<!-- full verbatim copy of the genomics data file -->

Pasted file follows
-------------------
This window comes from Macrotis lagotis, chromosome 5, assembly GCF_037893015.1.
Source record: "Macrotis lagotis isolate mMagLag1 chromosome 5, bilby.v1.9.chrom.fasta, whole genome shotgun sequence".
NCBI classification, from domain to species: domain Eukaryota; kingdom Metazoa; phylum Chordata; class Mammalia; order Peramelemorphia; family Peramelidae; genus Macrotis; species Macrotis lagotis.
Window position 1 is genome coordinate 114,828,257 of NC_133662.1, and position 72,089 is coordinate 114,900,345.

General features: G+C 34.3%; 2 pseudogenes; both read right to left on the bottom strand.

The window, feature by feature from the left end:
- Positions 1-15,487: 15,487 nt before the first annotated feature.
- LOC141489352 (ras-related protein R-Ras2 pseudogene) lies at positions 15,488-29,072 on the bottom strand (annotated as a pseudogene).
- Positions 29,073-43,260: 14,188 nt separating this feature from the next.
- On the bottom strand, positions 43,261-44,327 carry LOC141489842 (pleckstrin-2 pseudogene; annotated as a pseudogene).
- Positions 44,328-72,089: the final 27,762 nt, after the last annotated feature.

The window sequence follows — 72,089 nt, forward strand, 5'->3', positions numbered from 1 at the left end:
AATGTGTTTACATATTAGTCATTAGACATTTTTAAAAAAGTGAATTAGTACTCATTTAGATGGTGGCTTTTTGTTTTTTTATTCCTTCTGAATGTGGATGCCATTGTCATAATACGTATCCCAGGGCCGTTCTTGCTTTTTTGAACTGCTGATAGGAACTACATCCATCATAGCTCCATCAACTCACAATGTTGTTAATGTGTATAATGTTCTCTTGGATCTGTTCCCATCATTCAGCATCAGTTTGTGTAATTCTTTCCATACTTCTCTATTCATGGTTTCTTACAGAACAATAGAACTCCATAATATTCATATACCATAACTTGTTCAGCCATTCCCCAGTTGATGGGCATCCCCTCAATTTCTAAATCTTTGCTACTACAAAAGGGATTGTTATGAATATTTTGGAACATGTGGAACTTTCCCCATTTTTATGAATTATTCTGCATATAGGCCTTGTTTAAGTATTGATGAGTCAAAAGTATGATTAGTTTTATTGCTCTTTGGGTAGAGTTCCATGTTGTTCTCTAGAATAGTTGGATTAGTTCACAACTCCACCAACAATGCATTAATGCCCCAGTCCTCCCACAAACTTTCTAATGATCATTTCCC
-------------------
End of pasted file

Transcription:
This window comes from Macrotis lagotis, chromosome 5, assembly GCF_037893015.1.
Source record: "Macrotis lagotis isolate mMagLag1 chromosome 5, bilby.v1.9.chrom.fasta, whole genome shotgun sequence".
NCBI classification, from domain to species: domain Eukaryota; kingdom Metazoa; phylum Chordata; class Mammalia; order Peramelemorphia; family Peramelidae; genus Macrotis; species Macrotis lagotis.
Window position 1 is genome coordinate 114,828,257 of NC_133662.1, and position 72,089 is coordinate 114,900,345.

General features: G+C 34.3%; 2 pseudogenes; both read right to left on the bottom strand.

The window, feature by feature from the left end:
- Positions 1-15,487: 15,487 nt before the first annotated feature.
- LOC141489352 (ras-related protein R-Ras2 pseudogene) lies at positions 15,488-29,072 on the bottom strand (annotated as a pseudogene).
- Positions 29,073-43,260: 14,188 nt separating this feature from the next.
- On the bottom strand, positions 43,261-44,327 carry LOC141489842 (pleckstrin-2 pseudogene; annotated as a pseudogene).
- Positions 44,328-72,089: the final 27,762 nt, after the last annotated feature.

The window sequence follows — 72,089 nt, forward strand, 5'->3', positions numbered from 1 at the left end:
AATGTGTTTACATATTAGTCATTAGACATTTTTAAAAAAGTGAATTAGTACTCATTTAGATGGTGGCTTTTTGTTTTTTTATTCCTTCTGAATGTGGATGCCATTGTCATAATACGTATCCCAGGGCCGTTCTTGCTTTTTTGAACTGCTGATAGGAACTACATCCATCATAGCTCCATCAACTCACAATGTTGTTAATGTGTATAATGTTCTCTTGGATCTGTTCCCATCATTCAGCATCAGTTTGTGTAATTCTTTCCATACTTCTCTATTCATGGTTTCTTACAGAACAATAGAACTCCATAATATTCATATACCATAACTTGTTCAGCCATTCCCCAGTTGATGGGCATCCCCTCAATTTCTAAATCTTTGCTACTACAAAAGGGATTGTTATGAATATTTTGGAACATGTGGAACTTTCCCCATTTTTATGAATTATTCTGCATATAGGCCTTGTTTAAGTATTGATGAGTCAAAAGTATGATTAGTTTTATTGCTCTTTGGGTAGAGTTCCATGTTGTTCTCTAGAATAGTTGGATTAGTTCACAACTCCACCAACAATGCATTAATGCCCCAGTCCTCCCACAAACTTTCTAATGATCATTTCCC